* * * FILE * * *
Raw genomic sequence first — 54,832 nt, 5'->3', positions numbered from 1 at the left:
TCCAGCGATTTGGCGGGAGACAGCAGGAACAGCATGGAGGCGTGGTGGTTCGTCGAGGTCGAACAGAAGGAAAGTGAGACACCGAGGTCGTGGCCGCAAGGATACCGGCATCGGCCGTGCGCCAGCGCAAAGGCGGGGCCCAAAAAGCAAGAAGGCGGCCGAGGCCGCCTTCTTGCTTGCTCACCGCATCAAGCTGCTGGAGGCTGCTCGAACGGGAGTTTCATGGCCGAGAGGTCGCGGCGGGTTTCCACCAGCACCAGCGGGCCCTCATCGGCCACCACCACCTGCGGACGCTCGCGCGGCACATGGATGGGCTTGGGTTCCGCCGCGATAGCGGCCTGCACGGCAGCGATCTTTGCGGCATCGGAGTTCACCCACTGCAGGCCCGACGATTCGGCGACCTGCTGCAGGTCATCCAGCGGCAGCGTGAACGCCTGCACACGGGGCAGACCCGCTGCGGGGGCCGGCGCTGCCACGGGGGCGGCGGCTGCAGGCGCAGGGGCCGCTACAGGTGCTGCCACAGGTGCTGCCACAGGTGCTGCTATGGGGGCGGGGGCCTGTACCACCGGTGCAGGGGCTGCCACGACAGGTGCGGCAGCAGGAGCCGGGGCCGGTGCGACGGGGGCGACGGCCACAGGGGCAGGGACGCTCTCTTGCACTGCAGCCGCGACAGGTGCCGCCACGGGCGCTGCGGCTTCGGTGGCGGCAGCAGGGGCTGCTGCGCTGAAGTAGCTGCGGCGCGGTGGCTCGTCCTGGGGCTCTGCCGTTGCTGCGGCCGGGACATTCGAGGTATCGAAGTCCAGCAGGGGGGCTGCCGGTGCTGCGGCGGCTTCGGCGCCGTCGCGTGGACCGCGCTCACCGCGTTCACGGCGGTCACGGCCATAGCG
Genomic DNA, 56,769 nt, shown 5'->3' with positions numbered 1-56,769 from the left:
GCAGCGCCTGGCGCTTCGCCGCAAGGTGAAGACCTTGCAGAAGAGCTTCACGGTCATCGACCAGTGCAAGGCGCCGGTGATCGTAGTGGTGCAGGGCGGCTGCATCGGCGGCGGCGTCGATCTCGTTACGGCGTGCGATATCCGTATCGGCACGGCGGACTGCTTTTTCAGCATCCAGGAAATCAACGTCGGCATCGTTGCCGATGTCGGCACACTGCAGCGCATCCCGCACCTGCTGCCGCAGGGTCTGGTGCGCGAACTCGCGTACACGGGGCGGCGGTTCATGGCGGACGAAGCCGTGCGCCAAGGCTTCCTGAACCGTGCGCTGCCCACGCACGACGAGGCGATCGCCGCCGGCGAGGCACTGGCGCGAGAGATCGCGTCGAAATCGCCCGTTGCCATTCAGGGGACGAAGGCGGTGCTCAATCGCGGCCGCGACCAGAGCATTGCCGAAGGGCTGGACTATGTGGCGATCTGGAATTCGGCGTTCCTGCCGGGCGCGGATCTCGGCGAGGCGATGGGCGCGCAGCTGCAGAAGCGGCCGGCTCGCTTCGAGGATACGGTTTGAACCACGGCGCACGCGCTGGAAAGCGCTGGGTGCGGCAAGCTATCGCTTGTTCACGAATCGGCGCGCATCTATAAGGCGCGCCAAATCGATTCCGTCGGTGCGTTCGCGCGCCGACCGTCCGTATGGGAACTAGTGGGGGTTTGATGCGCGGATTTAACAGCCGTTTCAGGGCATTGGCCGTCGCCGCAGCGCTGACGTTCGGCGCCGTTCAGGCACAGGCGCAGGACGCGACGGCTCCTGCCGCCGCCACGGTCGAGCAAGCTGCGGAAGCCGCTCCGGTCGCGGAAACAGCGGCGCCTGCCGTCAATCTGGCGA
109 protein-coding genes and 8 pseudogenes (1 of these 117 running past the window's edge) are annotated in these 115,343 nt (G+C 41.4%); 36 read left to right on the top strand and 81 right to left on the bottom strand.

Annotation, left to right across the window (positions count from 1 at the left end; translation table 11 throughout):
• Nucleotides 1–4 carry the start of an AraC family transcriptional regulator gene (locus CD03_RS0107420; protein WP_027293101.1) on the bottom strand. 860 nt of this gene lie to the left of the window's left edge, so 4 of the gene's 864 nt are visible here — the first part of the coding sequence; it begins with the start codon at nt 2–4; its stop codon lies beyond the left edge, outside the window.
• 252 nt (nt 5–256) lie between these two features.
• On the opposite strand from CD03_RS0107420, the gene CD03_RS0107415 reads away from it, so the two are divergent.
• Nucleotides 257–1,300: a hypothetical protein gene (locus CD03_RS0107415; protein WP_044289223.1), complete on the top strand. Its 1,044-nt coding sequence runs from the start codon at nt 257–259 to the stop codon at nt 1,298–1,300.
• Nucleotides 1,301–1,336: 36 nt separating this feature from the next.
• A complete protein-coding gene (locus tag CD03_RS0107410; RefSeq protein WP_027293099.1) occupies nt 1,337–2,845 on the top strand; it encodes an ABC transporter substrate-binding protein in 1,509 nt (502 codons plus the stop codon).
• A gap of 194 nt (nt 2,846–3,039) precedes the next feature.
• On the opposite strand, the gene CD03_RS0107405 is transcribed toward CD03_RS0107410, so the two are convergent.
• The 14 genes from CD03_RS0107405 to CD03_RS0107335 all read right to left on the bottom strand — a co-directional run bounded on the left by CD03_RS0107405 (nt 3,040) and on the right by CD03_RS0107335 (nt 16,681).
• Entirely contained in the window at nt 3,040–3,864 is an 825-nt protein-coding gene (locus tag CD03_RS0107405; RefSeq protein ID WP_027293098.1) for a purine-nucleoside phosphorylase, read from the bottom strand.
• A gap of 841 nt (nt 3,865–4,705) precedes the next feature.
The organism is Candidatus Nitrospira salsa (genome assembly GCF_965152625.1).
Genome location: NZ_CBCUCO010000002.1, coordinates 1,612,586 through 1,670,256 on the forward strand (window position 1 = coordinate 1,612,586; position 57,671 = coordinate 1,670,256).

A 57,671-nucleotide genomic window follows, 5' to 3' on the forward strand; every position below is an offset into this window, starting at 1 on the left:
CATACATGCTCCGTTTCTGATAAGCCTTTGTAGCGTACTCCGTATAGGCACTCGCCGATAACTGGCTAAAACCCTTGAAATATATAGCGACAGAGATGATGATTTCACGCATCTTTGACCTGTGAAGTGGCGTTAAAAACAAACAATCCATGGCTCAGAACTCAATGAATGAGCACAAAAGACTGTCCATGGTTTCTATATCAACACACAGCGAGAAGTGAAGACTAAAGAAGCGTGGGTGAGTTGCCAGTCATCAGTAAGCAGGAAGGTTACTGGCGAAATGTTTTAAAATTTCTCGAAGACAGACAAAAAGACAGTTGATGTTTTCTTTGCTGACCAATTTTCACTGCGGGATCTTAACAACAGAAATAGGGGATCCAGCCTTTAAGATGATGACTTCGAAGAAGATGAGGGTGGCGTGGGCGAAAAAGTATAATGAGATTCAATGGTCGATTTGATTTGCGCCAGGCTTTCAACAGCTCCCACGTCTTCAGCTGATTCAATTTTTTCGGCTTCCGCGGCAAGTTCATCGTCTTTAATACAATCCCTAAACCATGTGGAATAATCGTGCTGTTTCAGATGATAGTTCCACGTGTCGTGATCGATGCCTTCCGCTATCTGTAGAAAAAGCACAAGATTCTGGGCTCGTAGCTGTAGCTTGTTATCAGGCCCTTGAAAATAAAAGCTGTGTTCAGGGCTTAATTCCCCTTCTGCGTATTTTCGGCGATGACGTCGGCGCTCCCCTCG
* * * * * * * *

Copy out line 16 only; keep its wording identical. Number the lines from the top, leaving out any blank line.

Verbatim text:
• Entirely contained in the window at nt 3,040–3,864 is an 825-nt protein-coding gene (locus tag CD03_RS0107405; RefSeq protein ID WP_027293098.1) for a purine-nucleoside phosphorylase, read from the bottom strand.